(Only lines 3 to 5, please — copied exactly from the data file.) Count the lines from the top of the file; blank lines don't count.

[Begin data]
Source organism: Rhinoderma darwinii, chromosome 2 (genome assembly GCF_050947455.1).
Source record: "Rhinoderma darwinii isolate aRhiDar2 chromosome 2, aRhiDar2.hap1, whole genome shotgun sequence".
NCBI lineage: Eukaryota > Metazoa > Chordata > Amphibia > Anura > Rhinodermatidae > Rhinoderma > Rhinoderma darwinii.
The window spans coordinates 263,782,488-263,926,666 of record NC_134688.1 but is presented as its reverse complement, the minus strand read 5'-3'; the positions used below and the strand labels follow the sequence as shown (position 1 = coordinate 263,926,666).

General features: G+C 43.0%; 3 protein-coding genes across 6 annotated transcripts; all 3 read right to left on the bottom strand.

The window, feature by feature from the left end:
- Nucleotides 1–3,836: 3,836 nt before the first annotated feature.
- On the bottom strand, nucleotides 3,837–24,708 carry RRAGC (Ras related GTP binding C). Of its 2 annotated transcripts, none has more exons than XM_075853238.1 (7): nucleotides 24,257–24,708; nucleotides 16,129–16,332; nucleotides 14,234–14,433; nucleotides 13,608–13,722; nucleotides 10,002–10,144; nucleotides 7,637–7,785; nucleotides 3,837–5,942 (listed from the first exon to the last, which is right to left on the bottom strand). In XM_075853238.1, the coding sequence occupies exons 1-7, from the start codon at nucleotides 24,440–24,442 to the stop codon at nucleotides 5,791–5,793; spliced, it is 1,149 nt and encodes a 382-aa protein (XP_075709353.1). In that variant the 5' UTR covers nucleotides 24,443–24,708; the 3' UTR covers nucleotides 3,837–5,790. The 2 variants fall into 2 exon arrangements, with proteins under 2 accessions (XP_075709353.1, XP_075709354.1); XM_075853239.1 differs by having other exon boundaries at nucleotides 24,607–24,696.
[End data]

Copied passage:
NCBI lineage: Eukaryota > Metazoa > Chordata > Amphibia > Anura > Rhinodermatidae > Rhinoderma > Rhinoderma darwinii.
The window spans coordinates 263,782,488-263,926,666 of record NC_134688.1 but is presented as its reverse complement, the minus strand read 5'-3'; the positions used below and the strand labels follow the sequence as shown (position 1 = coordinate 263,926,666).

General features: G+C 43.0%; 3 protein-coding genes across 6 annotated transcripts; all 3 read right to left on the bottom strand.